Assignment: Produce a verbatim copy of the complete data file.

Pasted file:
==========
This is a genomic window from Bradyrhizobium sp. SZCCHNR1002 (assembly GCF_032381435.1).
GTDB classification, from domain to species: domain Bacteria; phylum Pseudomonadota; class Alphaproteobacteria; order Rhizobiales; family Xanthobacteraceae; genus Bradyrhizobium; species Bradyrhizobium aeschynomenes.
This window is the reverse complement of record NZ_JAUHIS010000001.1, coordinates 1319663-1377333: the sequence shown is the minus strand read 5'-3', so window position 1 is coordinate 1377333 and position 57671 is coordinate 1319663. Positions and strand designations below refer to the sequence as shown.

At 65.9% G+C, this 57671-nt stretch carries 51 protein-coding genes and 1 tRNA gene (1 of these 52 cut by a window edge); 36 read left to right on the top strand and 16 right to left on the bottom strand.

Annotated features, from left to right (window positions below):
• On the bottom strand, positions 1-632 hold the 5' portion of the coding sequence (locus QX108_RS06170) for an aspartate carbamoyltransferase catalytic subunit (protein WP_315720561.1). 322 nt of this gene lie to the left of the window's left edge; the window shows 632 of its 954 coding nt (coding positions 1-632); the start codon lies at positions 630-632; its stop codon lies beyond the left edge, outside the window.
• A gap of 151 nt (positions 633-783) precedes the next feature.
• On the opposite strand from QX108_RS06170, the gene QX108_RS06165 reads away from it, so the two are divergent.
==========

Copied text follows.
This is a genomic window from Bradyrhizobium sp. SZCCHNR1002 (assembly GCF_032381435.1).
GTDB classification, from domain to species: domain Bacteria; phylum Pseudomonadota; class Alphaproteobacteria; order Rhizobiales; family Xanthobacteraceae; genus Bradyrhizobium; species Bradyrhizobium aeschynomenes.
This window is the reverse complement of record NZ_JAUHIS010000001.1, coordinates 1319663-1377333: the sequence shown is the minus strand read 5'-3', so window position 1 is coordinate 1377333 and position 57671 is coordinate 1319663. Positions and strand designations below refer to the sequence as shown.

At 65.9% G+C, this 57671-nt stretch carries 51 protein-coding genes and 1 tRNA gene (1 of these 52 cut by a window edge); 36 read left to right on the top strand and 16 right to left on the bottom strand.

Annotated features, from left to right (window positions below):
• On the bottom strand, positions 1-632 hold the 5' portion of the coding sequence (locus QX108_RS06170) for an aspartate carbamoyltransferase catalytic subunit (protein WP_315720561.1). 322 nt of this gene lie to the left of the window's left edge; the window shows 632 of its 954 coding nt (coding positions 1-632); the start codon lies at positions 630-632; its stop codon lies beyond the left edge, outside the window.
• A gap of 151 nt (positions 633-783) precedes the next feature.
• On the opposite strand from QX108_RS06170, the gene QX108_RS06165 reads away from it, so the two are divergent.